had ankle fusion surgery 8 weeks ago dr put me in a walking boot a few days ago (still not walking ) but when I put my foot down it turns purple and gets cold, also my foot don't feel like my own (hard to explain) is this all normal?RESPONSE
This is not a good sign. Anytime a foot turns purple especially when the foot is in a dependent position (down) it means that the blood is not returning properly to the heart and is pooling in the foot causing the foot to turn purple.
There can be a number of reasons for this. The simplest may be due to nothing more than swelling around the surgical site, the ankle, which is causing the poor blood return to the heart. This is a situation that should resolve itself over time.
The second possibility could be that the walking cast is too tight usually further up the leg. this too could put pressure on the veins and thus not allow the blood to flow freely upward and it too could cause the purple discoloration.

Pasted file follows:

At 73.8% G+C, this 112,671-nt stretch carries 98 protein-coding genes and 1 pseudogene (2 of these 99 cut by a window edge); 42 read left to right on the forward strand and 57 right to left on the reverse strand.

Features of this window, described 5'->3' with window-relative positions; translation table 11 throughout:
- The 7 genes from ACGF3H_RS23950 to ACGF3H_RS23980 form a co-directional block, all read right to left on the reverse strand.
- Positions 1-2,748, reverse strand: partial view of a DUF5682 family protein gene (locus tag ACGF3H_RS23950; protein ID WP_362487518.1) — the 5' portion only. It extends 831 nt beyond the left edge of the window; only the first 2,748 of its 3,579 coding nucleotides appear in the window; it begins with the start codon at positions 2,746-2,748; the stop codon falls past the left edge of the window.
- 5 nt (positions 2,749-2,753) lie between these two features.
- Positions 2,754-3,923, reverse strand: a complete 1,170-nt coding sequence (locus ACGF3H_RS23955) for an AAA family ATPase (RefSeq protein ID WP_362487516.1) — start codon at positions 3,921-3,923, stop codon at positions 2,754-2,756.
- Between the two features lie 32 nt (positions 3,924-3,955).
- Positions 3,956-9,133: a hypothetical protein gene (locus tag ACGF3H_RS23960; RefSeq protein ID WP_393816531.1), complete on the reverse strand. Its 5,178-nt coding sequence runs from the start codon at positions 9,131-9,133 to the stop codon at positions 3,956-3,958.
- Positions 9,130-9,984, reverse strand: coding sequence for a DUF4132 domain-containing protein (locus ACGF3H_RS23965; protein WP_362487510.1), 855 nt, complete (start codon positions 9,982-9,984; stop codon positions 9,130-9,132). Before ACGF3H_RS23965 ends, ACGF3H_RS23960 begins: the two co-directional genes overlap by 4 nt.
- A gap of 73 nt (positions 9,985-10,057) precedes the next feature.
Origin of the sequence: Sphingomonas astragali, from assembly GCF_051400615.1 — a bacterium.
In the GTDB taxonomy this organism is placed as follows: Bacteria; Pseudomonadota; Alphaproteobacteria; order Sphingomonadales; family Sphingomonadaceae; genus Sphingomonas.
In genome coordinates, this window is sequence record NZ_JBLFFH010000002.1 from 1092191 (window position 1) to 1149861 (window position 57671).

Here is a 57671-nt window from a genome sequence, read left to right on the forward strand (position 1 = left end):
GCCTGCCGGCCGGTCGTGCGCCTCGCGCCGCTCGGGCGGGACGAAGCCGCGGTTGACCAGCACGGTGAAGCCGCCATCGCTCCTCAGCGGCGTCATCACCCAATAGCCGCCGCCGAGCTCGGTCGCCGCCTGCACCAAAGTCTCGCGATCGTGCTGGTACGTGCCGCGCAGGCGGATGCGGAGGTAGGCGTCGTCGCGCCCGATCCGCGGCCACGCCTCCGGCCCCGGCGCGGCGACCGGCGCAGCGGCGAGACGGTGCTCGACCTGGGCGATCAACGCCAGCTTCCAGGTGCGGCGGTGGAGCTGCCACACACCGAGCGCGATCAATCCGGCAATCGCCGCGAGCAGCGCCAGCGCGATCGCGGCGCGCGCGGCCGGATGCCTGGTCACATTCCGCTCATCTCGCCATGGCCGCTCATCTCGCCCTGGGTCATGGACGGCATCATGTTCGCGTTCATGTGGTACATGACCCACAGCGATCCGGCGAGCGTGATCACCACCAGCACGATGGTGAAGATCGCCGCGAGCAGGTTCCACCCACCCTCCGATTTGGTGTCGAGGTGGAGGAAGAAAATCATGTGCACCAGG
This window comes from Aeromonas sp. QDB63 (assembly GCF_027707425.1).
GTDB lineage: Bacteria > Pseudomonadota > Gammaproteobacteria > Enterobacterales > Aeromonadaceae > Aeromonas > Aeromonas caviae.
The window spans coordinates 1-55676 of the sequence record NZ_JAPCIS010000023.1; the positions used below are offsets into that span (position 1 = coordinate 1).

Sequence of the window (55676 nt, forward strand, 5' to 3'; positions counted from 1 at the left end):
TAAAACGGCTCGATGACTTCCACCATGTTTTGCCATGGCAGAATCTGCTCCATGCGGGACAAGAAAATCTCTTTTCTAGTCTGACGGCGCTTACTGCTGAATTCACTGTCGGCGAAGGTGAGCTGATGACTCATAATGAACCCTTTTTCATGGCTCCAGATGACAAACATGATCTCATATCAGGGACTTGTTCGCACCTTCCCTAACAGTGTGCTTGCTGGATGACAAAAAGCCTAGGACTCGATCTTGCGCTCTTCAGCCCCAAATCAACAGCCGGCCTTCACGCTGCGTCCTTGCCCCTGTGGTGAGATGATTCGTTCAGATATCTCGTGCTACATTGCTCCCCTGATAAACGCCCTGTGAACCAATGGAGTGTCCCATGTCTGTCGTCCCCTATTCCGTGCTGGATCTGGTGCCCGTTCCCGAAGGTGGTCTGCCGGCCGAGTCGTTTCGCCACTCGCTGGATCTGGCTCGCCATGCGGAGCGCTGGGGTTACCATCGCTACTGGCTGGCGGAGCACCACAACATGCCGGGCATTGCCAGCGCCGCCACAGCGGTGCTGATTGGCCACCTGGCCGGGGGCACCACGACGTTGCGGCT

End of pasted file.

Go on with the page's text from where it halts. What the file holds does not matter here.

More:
A third possibility might be a blood clot in your leg. This would also have an adverse affect on the ability of the veins to pump the blood back up to your heart. In this case your foot would also tend to be swollen. But keep in mind you can have swelling in the foot as well from the other conditions I have mentioned. This is a potential problem that requires immediate medical care.
Another potential cause for the discoloration in your foot is what is known as complex regional pain syndrome
This can occur after major foot surgery usually from the original cast being too tight. There will usually be symptoms beyond just discoloration in the foot and leg. This is a tough diagnosis to make and usually a neurologist or pain management specialist will be the one to recognize this.
Then condition basically is a result of a neurological short circuit.
So, as you can see there are a multitude of reasons why the foot may be turning purple. There are some other potential reasons based on your age, weight, medical history, etc. but since I know nothing about you, there is no point going into all those possibilities.
In any event it is very important that you bring this problem to the attention of your surgeon. Let he or she decide if the discoloration is a reason or cause for concern as your surgeon is most familiar with your condition.
The best advice I can give you is to not ignore this situation and follow up with your doctor.
Marc Mitnick DPMDISCLAIMER